AMERICA'S "RUST BELT" AND THE RISE OF TRUMP

"WHERE PEOPLE LIVE IN TOXIC CESSPOOLS"

 

Joseph Heathcott examines how people in the "rust belt" of the USA deal with industrial death.

The economic misery did not lead to the rise of Trump, says the urban researcher.

 

 

An interview by Alexander Sarovic

 

 

Der Spiegel, December 24, 2020, 2:08 p.m.

 

 

Marquette Park in Gary, Indiana: “Deindustrialization and Capital Flight” Photo: Jim Young / REUTERS

 

SPIEGEL: Mr. Heathcott, the American "rust belt" became a kind of cliché after the US election in 2016: Journalists and researchers flocked to the area to look at the white workers who had elected Trump. What does the rest of the country not understand about this area?

 

Joseph Heathcott: Your question suggests it. The working class in these parts of the country is not exclusively white but multiethnic. A very large part of the people who live there are blacks and Latinos, and they voted overwhelmingly against Trump. The working class in the United States has always been multiethnic, although unions often partnered with employers to promote protectionism in favor of whites.

 

SPIEGEL: The cities that you are researching are either mostly black or have a very large black population. Which question do you want to get to the bottom of?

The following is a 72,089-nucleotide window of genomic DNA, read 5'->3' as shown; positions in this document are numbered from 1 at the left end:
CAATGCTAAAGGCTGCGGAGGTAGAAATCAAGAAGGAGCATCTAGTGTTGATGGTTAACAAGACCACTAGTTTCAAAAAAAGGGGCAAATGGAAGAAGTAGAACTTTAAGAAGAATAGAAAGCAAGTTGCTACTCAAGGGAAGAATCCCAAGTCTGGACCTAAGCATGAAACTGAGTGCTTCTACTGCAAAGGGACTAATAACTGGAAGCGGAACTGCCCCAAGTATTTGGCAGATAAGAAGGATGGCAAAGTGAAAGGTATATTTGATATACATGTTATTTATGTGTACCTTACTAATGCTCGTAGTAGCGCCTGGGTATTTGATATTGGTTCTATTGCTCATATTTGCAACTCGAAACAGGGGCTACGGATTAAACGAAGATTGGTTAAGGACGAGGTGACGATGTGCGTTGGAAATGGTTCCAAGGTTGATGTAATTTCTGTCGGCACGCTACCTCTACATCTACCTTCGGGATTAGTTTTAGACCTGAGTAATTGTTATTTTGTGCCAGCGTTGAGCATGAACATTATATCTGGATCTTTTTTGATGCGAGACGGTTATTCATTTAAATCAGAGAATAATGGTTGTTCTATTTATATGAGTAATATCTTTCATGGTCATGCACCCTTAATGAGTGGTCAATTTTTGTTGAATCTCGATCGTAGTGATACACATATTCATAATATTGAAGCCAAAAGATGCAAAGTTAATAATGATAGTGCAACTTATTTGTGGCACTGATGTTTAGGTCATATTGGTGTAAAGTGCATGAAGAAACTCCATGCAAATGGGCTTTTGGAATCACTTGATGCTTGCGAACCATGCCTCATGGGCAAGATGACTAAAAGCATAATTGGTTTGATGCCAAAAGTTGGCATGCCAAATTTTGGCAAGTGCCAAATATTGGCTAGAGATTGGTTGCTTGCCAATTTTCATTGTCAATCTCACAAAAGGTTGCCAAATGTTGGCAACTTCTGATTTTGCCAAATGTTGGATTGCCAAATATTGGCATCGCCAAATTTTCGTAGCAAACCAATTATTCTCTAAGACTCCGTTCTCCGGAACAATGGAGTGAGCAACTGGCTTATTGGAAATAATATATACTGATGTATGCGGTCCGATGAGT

Heathcott: We're going to look at five cities: St. Louis, Missouri, which has a lot of vacancies, that is, abandoned or abandoned properties and areas. In addition, Detroit, Philadelphia, the city of Gary in Indiana and Birmingham, Alabama. The latter is not in the rust belt, but I really wanted to explore a city in the south. It will be about how people in these cities try to cope with the consequences of deindustrialization and capital flight; how they organize their lives under these circumstances.

 

Abandoned Homes in Detroit: Art and Decay Photo: Patrick Gorski / ZUMA Press / imago images

 

SPIEGEL: What exactly are you going to investigate?

 

Heathcott: We're going to look at different social currents, such as environmental movements that have formed in working class communities where people sometimes live in toxic cesspools. Another question is how the residents deal with the vacancy in these cities. It is difficult for anyone in Europe to imagine how much land is simply vacant: factories and shops have been abandoned, houses abandoned. Many of these buildings were then demolished because the cities were too expensive to maintain. In these cities, which still exist, there is an archipelago of spaces that have been lost. Together they make a lost city.

 

SPIEGEL: And beyond the physical?

 

Heathcott: Of course, much more has been lost than the infrastructure: the idea of ​​a coherent city, the urbanity of these places, the sense of community, the touchstones of collective memory. A colleague of mine at the New School, Mindy Fullilove, calls this “root shock”: People are detached from their roots and no longer have the physical touchstones to help them remember. This gives rise to feelings of rootlessness.

 

SPIEGEL: What does that do to America's self-image?

 

Heathcott: America sees itself as a place of constant reinvention. The fact that we have these ruins in our midst troubles that self-image. A common notion is that in these places the white working class has been abandoned, and that this in turn feeds an anger that fuels Trumpism. I think this is nonsense.